In terms of user experience, there is a small airdrop for gas expenses when bridging assets to Andromeda.

    Regarding the security of the ERC20 smart contracts for bridged assets (and METIS token itself), if/when the community decides to deploy on Metis and with which assets, a more thoughtful assessment of the code should be done, following previous listing cases.
    From our side, we have checked assets like AAVE, USDC, USDT and METIS, and all of them share or same or really similar codebase: a simple ERC20 based on the OZ version, with burn/mint capabilities by an entity defined as “bridge”.

  • Generic messaging. Metis supports bi-directional generic message passing, with the same mechanism as Optimism. This is especially important for Aave, in order to activate cross-chain governance.

In addition to the default bridging mechanism of Metis, there are additional ones like Celer, Multichain, or LayerZero.

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3.12. Commitment in security-incidents

Having proper mechanisms and procedures to prevent and react to security incidents is something quite fundamental for any platform and application, and networks like Metis are no exception.

We have directly checked with the team and confirmed the following:

  • On the prevention side, Metis has an Immunefi bug bounty campaign running.
  • Currently, the Metis bridge is aligned with the codebase of Optimism, which gives cumulative security in terms of multiple teams and security professionals.
  • If any incident would happen, Metis has confirmed to us that will immediately react and execute at least the following measures:
    • Act as fast as possible to protect against damage.
    • Contact the technical side of Aave.
    • Engage independent security experts to assess the security problem and the reaction to it.
    • Properly community the Aave community about the incident, and the next steps.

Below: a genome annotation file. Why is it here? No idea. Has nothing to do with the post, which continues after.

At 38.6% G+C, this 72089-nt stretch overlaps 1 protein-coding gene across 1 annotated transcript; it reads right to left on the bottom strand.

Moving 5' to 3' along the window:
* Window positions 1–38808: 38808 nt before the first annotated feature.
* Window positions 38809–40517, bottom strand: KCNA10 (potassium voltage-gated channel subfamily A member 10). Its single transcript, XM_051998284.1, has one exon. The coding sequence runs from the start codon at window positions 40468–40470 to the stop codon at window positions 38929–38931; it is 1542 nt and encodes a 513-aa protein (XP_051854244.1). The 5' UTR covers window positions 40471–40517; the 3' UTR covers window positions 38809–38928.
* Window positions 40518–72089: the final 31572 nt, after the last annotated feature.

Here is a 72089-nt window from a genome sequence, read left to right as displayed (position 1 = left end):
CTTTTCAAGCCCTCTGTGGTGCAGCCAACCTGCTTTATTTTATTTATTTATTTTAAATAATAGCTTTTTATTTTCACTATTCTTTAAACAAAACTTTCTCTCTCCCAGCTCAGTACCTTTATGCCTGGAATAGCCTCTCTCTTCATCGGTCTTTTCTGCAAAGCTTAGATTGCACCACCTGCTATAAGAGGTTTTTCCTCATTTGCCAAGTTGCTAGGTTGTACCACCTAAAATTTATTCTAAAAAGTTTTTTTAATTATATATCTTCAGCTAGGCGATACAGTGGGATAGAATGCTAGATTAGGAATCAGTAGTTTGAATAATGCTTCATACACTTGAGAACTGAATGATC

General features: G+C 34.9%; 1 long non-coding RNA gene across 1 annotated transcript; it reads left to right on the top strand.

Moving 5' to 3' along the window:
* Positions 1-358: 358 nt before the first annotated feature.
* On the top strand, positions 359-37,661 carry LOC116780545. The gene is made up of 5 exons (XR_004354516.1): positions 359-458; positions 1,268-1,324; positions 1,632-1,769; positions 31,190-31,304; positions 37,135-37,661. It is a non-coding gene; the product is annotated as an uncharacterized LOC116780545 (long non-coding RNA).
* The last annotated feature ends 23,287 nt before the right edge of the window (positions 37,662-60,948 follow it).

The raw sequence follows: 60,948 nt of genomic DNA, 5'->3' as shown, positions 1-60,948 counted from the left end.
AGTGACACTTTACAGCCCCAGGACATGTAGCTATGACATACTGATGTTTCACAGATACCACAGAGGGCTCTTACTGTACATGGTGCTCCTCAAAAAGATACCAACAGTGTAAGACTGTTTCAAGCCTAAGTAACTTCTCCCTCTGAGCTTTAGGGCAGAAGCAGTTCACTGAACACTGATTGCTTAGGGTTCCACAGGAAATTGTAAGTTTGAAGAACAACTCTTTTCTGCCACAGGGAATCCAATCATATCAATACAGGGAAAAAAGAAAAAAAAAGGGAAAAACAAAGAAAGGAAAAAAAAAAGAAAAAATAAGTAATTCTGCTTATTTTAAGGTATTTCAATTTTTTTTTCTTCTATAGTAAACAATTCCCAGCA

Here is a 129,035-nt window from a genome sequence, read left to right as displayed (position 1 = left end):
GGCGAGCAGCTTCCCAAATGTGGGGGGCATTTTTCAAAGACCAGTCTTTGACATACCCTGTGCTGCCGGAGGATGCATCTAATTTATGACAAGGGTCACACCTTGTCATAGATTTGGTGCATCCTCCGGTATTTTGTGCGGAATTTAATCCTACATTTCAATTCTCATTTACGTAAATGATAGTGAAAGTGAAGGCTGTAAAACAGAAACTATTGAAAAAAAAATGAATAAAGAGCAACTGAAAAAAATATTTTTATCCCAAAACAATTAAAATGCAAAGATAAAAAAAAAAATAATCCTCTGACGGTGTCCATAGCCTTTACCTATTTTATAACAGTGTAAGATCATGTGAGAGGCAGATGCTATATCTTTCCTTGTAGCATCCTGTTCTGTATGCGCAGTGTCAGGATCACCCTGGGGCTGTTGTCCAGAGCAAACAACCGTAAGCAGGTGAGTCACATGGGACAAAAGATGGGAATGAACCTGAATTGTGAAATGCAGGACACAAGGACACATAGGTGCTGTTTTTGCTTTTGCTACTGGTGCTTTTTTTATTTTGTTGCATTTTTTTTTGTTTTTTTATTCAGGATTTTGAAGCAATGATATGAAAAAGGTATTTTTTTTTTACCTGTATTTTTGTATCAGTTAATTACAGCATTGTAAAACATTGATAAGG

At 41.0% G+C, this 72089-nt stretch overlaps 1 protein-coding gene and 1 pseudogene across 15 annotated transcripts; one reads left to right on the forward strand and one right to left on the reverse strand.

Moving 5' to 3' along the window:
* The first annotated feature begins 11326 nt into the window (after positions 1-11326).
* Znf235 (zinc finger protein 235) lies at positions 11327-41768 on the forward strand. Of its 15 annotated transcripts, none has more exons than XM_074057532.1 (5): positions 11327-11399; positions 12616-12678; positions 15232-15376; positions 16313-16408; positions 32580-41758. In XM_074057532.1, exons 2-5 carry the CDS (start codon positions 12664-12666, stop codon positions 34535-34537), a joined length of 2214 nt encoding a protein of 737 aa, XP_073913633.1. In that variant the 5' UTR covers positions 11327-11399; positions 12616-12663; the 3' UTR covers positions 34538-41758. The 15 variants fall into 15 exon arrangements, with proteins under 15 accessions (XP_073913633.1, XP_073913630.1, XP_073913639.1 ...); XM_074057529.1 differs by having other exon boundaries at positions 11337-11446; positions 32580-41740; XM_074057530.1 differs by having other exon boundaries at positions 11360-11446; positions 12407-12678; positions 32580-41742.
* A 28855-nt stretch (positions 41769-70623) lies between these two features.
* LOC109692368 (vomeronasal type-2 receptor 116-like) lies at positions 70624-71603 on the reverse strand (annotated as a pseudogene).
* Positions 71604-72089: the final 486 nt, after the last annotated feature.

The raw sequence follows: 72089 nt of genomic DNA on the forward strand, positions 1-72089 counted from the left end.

• A private channel of communication will be kept between the Metis team and the assigned technical team of the Aave community (e.g. BGD), for any necessary update concerning the network and consequently, Aave on Metis.

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3.13. Network security/technical model

At the core of any candidate network analysis are its morphology (which type of network it is) and security model (which parties are involved in the control over the network; decentralization degree).

Regarding its morphology/type, Metis is technically an optimist rollup. As mentioned before, initially Metis was a fork of Optimism, and even if it evolved since its inception, it is a pretty important consideration, given that Aave is already present in Optimism.

Regarding its security model, there are multiple aspects to analyze.

3.13.1. Transactions flow

A detailed explanation can be found HERE, but in summary:

  1. When a user wants to execute a transaction, he submits it to the so-called set of Block Producers, broadcasting each other the transactions through a peer-to-peer network (Peer Network), and notifying the user with a transaction receipt when it gets processed. At the current stage, we could consider this as a single entity, as Block Producers are centralized, and controlled by the Metis team.

  2. Another set of entities denominated Sequencers receives all the different transactions produced by the Block Producer/s from different users, ordering them and generating/updating 2 Merkle trees: 1 containing all the ordered transactions of the network, another containing all the state updates. All the data is forwarded to a system called Memo, factually the storage backup layer of the rollup. At the current stage, the Sequencer is centralized and controlled by the Metis Team.

  3. The Sequencer submits the new roots of the transactions and state Merkle trees to Ethereum, the moment on which we can consider the “batch” as finalized (this is not really accurate in optimistic rollups, but for simplification purposes).